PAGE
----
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In a recent survey, voters overwhelmingly accepted that improving the quality of science education is important to the competitiveness of the United States in the global scene — and a majority agreed that there's a lot of room for improvement.
"After many years in which evolution was the most contentious issue in science education, climate change is now the battle du jour in school districts across the country," the Wall Street Journal (March 11, 2012) reports (subscription required).
"After a period of declining levels of belief in global warming there appears to be a modest rebound in the percentage of Americans that believe temperatures on the planet are increasing," according (PDF) to the latest National Survey of American Public Opinion on Climate Change.
The source of the documents revealing the strategy of the Heartland Institute's campaign to undermine the public's understanding of climate science — including by producing and distributing K-12 curriculum materials propounding climate change denial — revealed himself to be Dr. Peter Gleick, the hydroclimatologist who heads the Pacific Institute for Studies in Development, Environment, and Security.
"Leaked documents suggest that an organization known for attacking climate science is planning a new push to undermine the teaching of global warming in public schools, the latest indication that climate change is becoming a part of the nation’s culture wars," reported The New York Times (February 15, 2012). The documents in question were obtained from the Heartland Institute, a non-profit organization best known for its attacks on climate science, and posted at DeSmogBlog (February 14, 2012), which "exists to clear the PR pollution that is clouding the science on climate change."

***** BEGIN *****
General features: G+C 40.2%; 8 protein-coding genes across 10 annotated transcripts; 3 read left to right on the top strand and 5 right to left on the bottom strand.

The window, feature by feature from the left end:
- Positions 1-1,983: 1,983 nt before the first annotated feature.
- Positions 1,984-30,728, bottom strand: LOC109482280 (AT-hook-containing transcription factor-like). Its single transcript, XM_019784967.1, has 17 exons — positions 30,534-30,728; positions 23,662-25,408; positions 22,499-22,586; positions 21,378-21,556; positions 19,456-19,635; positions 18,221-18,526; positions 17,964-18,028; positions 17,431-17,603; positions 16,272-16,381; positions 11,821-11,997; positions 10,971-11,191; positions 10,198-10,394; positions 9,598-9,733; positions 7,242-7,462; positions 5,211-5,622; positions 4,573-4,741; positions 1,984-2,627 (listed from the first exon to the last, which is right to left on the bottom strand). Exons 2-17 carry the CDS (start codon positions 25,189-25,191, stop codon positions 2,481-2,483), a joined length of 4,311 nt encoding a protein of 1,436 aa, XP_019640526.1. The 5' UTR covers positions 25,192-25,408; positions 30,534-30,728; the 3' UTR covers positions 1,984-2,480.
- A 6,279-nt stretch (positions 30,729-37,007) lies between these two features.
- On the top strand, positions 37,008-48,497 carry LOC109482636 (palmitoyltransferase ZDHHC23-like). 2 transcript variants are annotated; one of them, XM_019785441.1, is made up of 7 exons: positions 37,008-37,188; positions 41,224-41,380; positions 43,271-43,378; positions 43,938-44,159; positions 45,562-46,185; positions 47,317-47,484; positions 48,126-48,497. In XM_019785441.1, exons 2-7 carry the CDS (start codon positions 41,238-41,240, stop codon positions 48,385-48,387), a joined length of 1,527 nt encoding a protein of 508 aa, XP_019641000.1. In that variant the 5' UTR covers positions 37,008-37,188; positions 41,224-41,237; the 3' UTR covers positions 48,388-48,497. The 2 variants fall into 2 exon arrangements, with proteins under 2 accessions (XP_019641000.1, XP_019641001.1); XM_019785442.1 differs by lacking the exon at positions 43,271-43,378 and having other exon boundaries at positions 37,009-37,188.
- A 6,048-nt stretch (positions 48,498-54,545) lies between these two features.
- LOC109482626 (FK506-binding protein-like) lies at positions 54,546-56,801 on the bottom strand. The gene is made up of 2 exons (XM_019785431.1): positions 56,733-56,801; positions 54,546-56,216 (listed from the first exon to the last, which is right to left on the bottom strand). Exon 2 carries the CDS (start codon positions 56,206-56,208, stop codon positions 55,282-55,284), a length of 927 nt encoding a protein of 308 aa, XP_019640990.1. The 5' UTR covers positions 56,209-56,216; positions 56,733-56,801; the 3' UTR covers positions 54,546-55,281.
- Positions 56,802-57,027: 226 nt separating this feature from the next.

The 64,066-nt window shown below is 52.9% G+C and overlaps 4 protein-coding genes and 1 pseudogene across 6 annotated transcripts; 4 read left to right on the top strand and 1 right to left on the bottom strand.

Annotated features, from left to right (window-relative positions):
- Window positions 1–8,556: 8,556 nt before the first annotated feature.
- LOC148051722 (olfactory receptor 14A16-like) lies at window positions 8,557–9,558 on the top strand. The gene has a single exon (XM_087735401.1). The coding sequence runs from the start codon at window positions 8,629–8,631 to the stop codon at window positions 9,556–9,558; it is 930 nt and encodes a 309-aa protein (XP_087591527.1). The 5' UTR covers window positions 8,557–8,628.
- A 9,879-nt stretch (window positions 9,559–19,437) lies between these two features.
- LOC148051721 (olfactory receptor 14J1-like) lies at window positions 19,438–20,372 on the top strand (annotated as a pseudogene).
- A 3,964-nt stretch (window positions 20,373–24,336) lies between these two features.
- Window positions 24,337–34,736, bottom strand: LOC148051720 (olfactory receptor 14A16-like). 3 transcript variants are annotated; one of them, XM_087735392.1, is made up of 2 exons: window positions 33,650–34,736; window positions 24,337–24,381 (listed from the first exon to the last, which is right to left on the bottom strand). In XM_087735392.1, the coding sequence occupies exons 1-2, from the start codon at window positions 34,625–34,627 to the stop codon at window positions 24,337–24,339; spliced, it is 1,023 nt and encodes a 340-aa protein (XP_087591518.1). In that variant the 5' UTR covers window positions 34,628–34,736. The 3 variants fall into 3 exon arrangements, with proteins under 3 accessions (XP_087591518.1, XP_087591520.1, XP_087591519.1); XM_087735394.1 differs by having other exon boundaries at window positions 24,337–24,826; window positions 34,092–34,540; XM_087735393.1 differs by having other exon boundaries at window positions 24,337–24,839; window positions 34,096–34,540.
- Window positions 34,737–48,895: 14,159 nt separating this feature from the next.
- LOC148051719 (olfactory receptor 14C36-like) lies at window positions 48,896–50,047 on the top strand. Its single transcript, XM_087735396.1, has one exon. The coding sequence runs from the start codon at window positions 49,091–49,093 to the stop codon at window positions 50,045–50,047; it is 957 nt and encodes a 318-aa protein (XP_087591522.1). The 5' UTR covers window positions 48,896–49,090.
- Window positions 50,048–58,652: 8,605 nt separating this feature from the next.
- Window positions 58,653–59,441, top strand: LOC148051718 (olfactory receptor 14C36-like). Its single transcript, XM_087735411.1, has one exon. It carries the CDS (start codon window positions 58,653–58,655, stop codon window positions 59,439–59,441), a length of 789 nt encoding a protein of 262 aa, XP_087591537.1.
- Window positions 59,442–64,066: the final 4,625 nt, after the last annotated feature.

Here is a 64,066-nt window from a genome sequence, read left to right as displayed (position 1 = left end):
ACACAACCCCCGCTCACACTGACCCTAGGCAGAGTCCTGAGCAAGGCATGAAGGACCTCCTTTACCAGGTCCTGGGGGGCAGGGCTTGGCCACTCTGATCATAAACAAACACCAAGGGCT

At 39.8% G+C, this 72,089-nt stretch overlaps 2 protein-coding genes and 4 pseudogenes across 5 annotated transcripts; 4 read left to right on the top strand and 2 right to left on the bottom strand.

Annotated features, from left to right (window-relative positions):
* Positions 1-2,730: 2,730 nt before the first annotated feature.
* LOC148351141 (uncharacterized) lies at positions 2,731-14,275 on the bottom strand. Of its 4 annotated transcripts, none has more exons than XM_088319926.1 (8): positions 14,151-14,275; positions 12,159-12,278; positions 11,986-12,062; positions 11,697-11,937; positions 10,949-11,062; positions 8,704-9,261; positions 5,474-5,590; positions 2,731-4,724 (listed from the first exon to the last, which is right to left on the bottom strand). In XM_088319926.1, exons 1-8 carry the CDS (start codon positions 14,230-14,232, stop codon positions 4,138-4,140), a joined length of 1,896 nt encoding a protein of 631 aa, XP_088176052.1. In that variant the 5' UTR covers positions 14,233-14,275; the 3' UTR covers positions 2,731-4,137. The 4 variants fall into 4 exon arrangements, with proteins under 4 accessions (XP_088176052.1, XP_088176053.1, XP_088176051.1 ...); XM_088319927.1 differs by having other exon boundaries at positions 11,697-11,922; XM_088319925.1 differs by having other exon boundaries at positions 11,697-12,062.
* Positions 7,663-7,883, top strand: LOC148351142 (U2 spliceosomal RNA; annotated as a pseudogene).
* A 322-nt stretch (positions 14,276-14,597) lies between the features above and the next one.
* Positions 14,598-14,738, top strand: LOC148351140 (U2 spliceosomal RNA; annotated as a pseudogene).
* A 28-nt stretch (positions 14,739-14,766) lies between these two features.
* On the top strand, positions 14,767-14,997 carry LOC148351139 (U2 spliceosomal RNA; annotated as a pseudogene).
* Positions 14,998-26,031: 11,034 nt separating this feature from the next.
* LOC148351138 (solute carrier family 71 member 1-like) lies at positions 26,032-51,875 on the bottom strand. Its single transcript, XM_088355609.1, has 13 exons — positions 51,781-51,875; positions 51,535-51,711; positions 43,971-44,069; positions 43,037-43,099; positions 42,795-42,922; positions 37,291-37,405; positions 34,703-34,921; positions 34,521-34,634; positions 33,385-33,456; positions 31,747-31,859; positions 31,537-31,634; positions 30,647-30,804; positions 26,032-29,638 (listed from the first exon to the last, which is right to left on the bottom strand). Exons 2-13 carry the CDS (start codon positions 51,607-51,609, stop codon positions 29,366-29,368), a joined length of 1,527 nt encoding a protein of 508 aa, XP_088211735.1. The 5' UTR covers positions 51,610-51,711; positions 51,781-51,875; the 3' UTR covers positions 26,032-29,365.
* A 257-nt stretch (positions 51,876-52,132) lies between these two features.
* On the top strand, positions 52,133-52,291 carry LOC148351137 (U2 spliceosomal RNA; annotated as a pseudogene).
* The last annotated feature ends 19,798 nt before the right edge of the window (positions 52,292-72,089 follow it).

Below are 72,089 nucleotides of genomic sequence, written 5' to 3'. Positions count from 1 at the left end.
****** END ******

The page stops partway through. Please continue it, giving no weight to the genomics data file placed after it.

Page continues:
Almost half — 47% — of Americans surveyed in 2010 agreed that "human beings, as we know them today, developed from earlier species of animals," and 38% agreed that "the universe began with a huge explosion."
The State of State Science Standards 2012 (PDF), published by the Thomas B. Fordham Institute, is a new report offering a survey and evaluation of the state science standards in all fifty states plus the District of Columbia. Among the major problems across the country: "An Undermining of Evolution."
A new poll asked respondents about their views on evolution and climate change, what they regard the scientific consensus on those topics to be, and whether it matters to them whether candidates for president share their views.